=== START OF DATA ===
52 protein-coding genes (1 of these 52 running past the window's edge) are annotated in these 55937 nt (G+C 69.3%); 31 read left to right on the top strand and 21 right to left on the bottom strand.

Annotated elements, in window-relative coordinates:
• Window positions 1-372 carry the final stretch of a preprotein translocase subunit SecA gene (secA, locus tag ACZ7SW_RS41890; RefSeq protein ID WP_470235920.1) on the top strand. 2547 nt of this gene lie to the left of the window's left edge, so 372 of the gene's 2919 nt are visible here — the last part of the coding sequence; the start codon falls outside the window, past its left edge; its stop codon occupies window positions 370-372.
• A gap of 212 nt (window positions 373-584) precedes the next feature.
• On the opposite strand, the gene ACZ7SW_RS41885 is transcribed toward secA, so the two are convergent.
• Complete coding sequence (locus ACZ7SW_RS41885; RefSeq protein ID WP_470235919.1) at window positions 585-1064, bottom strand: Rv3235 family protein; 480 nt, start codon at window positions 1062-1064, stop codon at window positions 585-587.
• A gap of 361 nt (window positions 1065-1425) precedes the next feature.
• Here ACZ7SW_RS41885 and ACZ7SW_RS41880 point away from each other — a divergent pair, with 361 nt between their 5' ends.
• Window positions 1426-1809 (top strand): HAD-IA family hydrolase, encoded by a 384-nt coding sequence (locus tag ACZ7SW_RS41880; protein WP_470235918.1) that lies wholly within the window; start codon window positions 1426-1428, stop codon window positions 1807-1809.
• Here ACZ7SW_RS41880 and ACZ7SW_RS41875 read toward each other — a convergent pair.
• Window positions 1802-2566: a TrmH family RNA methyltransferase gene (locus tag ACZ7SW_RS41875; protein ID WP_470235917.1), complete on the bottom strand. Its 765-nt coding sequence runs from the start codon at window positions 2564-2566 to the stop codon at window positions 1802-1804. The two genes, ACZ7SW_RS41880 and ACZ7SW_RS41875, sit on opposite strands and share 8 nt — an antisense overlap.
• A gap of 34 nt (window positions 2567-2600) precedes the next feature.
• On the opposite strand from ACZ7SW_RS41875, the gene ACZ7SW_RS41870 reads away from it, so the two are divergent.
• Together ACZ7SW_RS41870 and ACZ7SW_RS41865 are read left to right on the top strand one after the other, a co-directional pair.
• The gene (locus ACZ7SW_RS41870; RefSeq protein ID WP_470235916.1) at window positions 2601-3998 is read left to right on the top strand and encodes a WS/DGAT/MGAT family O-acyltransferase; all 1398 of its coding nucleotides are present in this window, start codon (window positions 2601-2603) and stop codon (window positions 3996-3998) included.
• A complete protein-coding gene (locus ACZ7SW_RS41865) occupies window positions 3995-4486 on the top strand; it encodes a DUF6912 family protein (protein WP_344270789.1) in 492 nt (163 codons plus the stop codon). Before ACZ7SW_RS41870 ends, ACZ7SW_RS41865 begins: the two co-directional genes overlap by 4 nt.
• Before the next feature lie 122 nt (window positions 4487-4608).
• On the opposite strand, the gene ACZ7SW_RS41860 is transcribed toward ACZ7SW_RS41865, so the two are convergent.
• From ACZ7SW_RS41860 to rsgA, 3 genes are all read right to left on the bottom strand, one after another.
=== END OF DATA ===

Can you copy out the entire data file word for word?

52 protein-coding genes (1 of these 52 running past the window's edge) are annotated in these 55937 nt (G+C 69.3%); 31 read left to right on the top strand and 21 right to left on the bottom strand.

Annotated elements, in window-relative coordinates:
• Window positions 1-372 carry the final stretch of a preprotein translocase subunit SecA gene (secA, locus tag ACZ7SW_RS41890; RefSeq protein ID WP_470235920.1) on the top strand. 2547 nt of this gene lie to the left of the window's left edge, so 372 of the gene's 2919 nt are visible here — the last part of the coding sequence; the start codon falls outside the window, past its left edge; its stop codon occupies window positions 370-372.
• A gap of 212 nt (window positions 373-584) precedes the next feature.
• On the opposite strand, the gene ACZ7SW_RS41885 is transcribed toward secA, so the two are convergent.
• Complete coding sequence (locus ACZ7SW_RS41885; RefSeq protein ID WP_470235919.1) at window positions 585-1064, bottom strand: Rv3235 family protein; 480 nt, start codon at window positions 1062-1064, stop codon at window positions 585-587.
• A gap of 361 nt (window positions 1065-1425) precedes the next feature.
• Here ACZ7SW_RS41885 and ACZ7SW_RS41880 point away from each other — a divergent pair, with 361 nt between their 5' ends.
• Window positions 1426-1809 (top strand): HAD-IA family hydrolase, encoded by a 384-nt coding sequence (locus tag ACZ7SW_RS41880; protein WP_470235918.1) that lies wholly within the window; start codon window positions 1426-1428, stop codon window positions 1807-1809.
• Here ACZ7SW_RS41880 and ACZ7SW_RS41875 read toward each other — a convergent pair.
• Window positions 1802-2566: a TrmH family RNA methyltransferase gene (locus tag ACZ7SW_RS41875; protein ID WP_470235917.1), complete on the bottom strand. Its 765-nt coding sequence runs from the start codon at window positions 2564-2566 to the stop codon at window positions 1802-1804. The two genes, ACZ7SW_RS41880 and ACZ7SW_RS41875, sit on opposite strands and share 8 nt — an antisense overlap.
• A gap of 34 nt (window positions 2567-2600) precedes the next feature.
• On the opposite strand from ACZ7SW_RS41875, the gene ACZ7SW_RS41870 reads away from it, so the two are divergent.
• Together ACZ7SW_RS41870 and ACZ7SW_RS41865 are read left to right on the top strand one after the other, a co-directional pair.
• The gene (locus ACZ7SW_RS41870; RefSeq protein ID WP_470235916.1) at window positions 2601-3998 is read left to right on the top strand and encodes a WS/DGAT/MGAT family O-acyltransferase; all 1398 of its coding nucleotides are present in this window, start codon (window positions 2601-2603) and stop codon (window positions 3996-3998) included.
• A complete protein-coding gene (locus ACZ7SW_RS41865) occupies window positions 3995-4486 on the top strand; it encodes a DUF6912 family protein (protein WP_344270789.1) in 492 nt (163 codons plus the stop codon). Before ACZ7SW_RS41870 ends, ACZ7SW_RS41865 begins: the two co-directional genes overlap by 4 nt.
• Before the next feature lie 122 nt (window positions 4487-4608).
• On the opposite strand, the gene ACZ7SW_RS41860 is transcribed toward ACZ7SW_RS41865, so the two are convergent.
• From ACZ7SW_RS41860 to rsgA, 3 genes are all read right to left on the bottom strand, one after another.